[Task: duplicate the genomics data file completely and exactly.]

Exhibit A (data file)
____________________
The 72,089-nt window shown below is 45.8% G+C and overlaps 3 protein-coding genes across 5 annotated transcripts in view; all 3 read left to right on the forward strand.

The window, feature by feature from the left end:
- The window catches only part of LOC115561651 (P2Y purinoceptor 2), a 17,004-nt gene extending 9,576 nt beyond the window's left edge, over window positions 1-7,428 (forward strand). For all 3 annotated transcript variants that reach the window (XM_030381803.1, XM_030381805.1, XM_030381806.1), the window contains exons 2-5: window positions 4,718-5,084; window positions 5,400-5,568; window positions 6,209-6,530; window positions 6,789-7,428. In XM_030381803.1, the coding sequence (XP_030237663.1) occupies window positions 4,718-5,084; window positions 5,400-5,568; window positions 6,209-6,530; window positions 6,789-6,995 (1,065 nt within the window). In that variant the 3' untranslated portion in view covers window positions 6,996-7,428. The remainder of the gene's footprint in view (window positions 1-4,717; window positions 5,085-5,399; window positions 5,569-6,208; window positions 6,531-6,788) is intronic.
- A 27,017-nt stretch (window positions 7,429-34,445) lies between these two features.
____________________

The 72,089-nt window shown below is 45.8% G+C and overlaps 3 protein-coding genes across 5 annotated transcripts in view; all 3 read left to right on the forward strand.

The window, feature by feature from the left end:
- The window catches only part of LOC115561651 (P2Y purinoceptor 2), a 17,004-nt gene extending 9,576 nt beyond the window's left edge, over window positions 1-7,428 (forward strand). For all 3 annotated transcript variants that reach the window (XM_030381803.1, XM_030381805.1, XM_030381806.1), the window contains exons 2-5: window positions 4,718-5,084; window positions 5,400-5,568; window positions 6,209-6,530; window positions 6,789-7,428. In XM_030381803.1, the coding sequence (XP_030237663.1) occupies window positions 4,718-5,084; window positions 5,400-5,568; window positions 6,209-6,530; window positions 6,789-6,995 (1,065 nt within the window). In that variant the 3' untranslated portion in view covers window positions 6,996-7,428. The remainder of the gene's footprint in view (window positions 1-4,717; window positions 5,085-5,399; window positions 5,569-6,208; window positions 6,531-6,788) is intronic.
- A 27,017-nt stretch (window positions 7,429-34,445) lies between these two features.